I make Genovese pesto without cheese, pour it into ice cube trays and freeze it for soups or sauces. I store it in a glass jar, topped with olive oil and refrigerate it. Top it off with oil each time to assure it doesn’t oxidize. It is at my disposal whenever I want to add it to a dish such as chicken salad or drizzled over fish and always ready for pasta.
Often in Liguria the cheese is left out and used to flavor many other dishes. Soup, sauces, vegetables, topping for pizza, tossed with pasta, drizzled on fish, salads, a little pesto wakes up the flavors.
Mix the pesto with cheese such as Ricotta or Pecorino are also used. One of my favorites is a soft fresh chèvre with freshly ground pepper tossed with pasta. There are some lovely formaggi di capra made in the Alpe Liguri.
Trofiette Liguri is the traditional pasta with pesto and is served in every restaurant and household. Thank goodness you can buy trofiette packaged because hand making this pasta would truly be a labor of love.
Yield: 4 Servings
4 oz. fresh basil
4 tablespoons of grated Parmesan cheese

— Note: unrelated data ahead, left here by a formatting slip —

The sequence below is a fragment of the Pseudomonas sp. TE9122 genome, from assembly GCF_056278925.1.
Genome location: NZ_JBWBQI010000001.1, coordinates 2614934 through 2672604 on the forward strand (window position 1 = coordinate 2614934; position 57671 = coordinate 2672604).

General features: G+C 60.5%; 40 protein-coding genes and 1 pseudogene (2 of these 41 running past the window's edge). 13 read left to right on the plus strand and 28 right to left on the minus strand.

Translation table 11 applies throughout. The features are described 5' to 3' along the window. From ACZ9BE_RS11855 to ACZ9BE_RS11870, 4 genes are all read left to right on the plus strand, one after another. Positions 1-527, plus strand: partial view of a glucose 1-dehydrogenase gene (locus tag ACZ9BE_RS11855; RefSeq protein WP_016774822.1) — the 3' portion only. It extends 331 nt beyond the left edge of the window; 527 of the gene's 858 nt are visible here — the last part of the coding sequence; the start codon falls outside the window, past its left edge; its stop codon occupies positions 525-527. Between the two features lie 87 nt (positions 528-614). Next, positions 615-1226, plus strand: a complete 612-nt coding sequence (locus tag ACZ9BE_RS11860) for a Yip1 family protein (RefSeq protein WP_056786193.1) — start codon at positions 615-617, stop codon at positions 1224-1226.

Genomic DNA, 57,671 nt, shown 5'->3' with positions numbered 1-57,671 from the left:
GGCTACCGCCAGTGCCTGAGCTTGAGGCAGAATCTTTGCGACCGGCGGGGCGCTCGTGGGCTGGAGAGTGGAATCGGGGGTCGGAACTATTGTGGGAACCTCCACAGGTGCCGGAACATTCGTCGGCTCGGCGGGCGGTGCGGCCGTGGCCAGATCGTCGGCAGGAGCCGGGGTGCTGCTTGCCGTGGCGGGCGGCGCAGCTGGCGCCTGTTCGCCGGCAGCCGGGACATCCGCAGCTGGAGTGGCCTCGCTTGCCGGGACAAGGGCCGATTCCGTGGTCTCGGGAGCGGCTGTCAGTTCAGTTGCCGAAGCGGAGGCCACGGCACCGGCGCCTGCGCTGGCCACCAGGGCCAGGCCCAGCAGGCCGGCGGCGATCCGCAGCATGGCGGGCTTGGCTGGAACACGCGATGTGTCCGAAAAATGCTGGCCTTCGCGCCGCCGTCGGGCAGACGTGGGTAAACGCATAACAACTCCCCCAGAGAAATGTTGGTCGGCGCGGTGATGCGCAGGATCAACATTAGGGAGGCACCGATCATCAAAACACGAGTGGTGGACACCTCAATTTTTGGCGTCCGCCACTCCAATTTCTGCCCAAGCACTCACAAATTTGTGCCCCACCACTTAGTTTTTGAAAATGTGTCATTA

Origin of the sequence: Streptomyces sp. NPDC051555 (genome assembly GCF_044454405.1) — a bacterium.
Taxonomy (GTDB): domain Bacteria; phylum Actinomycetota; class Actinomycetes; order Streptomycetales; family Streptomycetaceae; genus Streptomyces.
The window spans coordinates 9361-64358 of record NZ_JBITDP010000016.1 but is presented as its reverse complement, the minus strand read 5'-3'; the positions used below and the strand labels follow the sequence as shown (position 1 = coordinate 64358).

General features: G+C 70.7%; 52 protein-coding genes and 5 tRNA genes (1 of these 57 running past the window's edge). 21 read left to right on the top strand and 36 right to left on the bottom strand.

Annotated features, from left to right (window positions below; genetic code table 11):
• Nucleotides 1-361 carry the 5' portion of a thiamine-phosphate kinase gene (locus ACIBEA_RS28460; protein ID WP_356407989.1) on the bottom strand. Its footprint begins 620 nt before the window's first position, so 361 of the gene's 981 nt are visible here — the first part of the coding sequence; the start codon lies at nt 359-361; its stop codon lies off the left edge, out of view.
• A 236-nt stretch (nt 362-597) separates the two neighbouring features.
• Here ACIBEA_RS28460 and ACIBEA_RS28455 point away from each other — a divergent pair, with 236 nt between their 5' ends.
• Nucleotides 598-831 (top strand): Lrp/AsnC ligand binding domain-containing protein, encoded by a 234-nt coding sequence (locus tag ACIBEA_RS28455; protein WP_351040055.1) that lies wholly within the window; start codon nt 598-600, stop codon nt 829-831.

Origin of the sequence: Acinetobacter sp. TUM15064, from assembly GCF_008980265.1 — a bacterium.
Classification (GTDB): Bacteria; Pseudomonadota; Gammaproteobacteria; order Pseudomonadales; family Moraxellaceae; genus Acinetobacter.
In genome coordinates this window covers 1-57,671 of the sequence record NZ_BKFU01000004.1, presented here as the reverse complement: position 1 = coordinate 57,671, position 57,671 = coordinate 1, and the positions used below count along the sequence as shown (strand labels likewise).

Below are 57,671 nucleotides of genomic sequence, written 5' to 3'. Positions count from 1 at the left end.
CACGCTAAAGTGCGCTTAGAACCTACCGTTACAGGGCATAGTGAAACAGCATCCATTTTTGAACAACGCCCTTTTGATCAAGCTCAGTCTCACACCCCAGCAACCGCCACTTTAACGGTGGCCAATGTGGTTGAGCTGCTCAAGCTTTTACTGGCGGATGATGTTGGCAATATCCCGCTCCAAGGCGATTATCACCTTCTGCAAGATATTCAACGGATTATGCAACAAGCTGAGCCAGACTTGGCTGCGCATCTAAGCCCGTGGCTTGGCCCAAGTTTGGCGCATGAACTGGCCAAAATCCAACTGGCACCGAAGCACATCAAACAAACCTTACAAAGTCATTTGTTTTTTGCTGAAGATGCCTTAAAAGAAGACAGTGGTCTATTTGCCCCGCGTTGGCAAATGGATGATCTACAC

2 tablespoons pinoli nuts (pine nuts)
3 cloves garlic
1/2 cup extra virgin olive oil (light in flavor)
Salt to taste, (Don’t use large grain salt)
Wash the basil leaves in cold water and dry them on a towel. With a marble mortar and wooden pestle pound the garlic into a paste. The garlic should not overwhelm the basil. Add some salt and grind it into the garlic paste. Add the basil a little at a time and with a gentle swirling motion grinding it into the garlic. You get the best taste by gently grinding the leaves. At this point add the pine nuts, a handful at a time. When the nuts are soft and incorporated start adding the cheese. Begin to add the extra virgin olive oil. It is important the flavor of the oil is light so that it doesn’t overwhelm the flavor of the basil. The light olive oil of the Luguria blends perfectly with the basil mixture.
The preparation should be done at room temperature and as quickly as possible to avoid oxidation.